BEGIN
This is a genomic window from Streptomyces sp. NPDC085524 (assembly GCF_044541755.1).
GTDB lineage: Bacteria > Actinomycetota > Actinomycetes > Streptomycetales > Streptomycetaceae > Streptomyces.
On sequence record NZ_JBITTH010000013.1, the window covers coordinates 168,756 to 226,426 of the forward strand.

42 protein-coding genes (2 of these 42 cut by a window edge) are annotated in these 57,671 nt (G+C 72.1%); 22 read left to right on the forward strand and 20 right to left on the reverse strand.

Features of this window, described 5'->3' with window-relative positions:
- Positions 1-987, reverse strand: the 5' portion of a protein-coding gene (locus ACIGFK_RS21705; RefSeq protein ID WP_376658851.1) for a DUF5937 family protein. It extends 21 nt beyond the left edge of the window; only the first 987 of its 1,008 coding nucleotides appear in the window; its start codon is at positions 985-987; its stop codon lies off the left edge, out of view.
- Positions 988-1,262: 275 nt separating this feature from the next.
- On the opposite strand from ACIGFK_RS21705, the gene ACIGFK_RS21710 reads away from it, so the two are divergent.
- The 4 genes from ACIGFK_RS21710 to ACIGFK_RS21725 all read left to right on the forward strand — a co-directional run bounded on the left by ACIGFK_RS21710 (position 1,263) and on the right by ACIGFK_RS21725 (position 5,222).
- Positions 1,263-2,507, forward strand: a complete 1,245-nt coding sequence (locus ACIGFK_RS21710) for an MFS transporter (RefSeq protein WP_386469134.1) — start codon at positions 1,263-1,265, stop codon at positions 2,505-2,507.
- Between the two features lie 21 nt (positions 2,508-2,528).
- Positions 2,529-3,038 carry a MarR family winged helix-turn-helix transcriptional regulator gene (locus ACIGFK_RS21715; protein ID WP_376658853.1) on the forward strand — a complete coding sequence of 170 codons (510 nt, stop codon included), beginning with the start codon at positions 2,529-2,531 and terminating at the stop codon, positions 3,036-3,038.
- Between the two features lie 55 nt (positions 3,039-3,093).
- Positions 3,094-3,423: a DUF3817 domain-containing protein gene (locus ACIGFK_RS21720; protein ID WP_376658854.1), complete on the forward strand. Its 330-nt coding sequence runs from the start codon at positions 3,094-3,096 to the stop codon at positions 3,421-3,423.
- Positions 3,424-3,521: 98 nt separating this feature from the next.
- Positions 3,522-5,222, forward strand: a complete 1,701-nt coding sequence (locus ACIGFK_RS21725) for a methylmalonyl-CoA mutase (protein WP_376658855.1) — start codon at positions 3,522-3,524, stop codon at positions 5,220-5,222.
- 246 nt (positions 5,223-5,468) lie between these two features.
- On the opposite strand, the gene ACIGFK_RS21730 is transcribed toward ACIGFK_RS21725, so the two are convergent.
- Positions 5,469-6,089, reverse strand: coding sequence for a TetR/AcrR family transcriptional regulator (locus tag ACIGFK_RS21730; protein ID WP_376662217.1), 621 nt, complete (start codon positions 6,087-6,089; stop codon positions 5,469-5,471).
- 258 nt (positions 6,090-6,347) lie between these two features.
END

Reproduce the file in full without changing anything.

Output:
This is a genomic window from Streptomyces sp. NPDC085524 (assembly GCF_044541755.1).
GTDB lineage: Bacteria > Actinomycetota > Actinomycetes > Streptomycetales > Streptomycetaceae > Streptomyces.
On sequence record NZ_JBITTH010000013.1, the window covers coordinates 168,756 to 226,426 of the forward strand.

42 protein-coding genes (2 of these 42 cut by a window edge) are annotated in these 57,671 nt (G+C 72.1%); 22 read left to right on the forward strand and 20 right to left on the reverse strand.

Features of this window, described 5'->3' with window-relative positions:
- Positions 1-987, reverse strand: the 5' portion of a protein-coding gene (locus ACIGFK_RS21705; RefSeq protein ID WP_376658851.1) for a DUF5937 family protein. It extends 21 nt beyond the left edge of the window; only the first 987 of its 1,008 coding nucleotides appear in the window; its start codon is at positions 985-987; its stop codon lies off the left edge, out of view.
- Positions 988-1,262: 275 nt separating this feature from the next.
- On the opposite strand from ACIGFK_RS21705, the gene ACIGFK_RS21710 reads away from it, so the two are divergent.
- The 4 genes from ACIGFK_RS21710 to ACIGFK_RS21725 all read left to right on the forward strand — a co-directional run bounded on the left by ACIGFK_RS21710 (position 1,263) and on the right by ACIGFK_RS21725 (position 5,222).
- Positions 1,263-2,507, forward strand: a complete 1,245-nt coding sequence (locus ACIGFK_RS21710) for an MFS transporter (RefSeq protein WP_386469134.1) — start codon at positions 1,263-1,265, stop codon at positions 2,505-2,507.
- Between the two features lie 21 nt (positions 2,508-2,528).
- Positions 2,529-3,038 carry a MarR family winged helix-turn-helix transcriptional regulator gene (locus ACIGFK_RS21715; protein ID WP_376658853.1) on the forward strand — a complete coding sequence of 170 codons (510 nt, stop codon included), beginning with the start codon at positions 2,529-2,531 and terminating at the stop codon, positions 3,036-3,038.
- Between the two features lie 55 nt (positions 3,039-3,093).
- Positions 3,094-3,423: a DUF3817 domain-containing protein gene (locus ACIGFK_RS21720; protein ID WP_376658854.1), complete on the forward strand. Its 330-nt coding sequence runs from the start codon at positions 3,094-3,096 to the stop codon at positions 3,421-3,423.
- Positions 3,424-3,521: 98 nt separating this feature from the next.
- Positions 3,522-5,222, forward strand: a complete 1,701-nt coding sequence (locus ACIGFK_RS21725) for a methylmalonyl-CoA mutase (protein WP_376658855.1) — start codon at positions 3,522-3,524, stop codon at positions 5,220-5,222.
- 246 nt (positions 5,223-5,468) lie between these two features.
- On the opposite strand, the gene ACIGFK_RS21730 is transcribed toward ACIGFK_RS21725, so the two are convergent.
- Positions 5,469-6,089, reverse strand: coding sequence for a TetR/AcrR family transcriptional regulator (locus tag ACIGFK_RS21730; protein ID WP_376662217.1), 621 nt, complete (start codon positions 6,087-6,089; stop codon positions 5,469-5,471).
- 258 nt (positions 6,090-6,347) lie between these two features.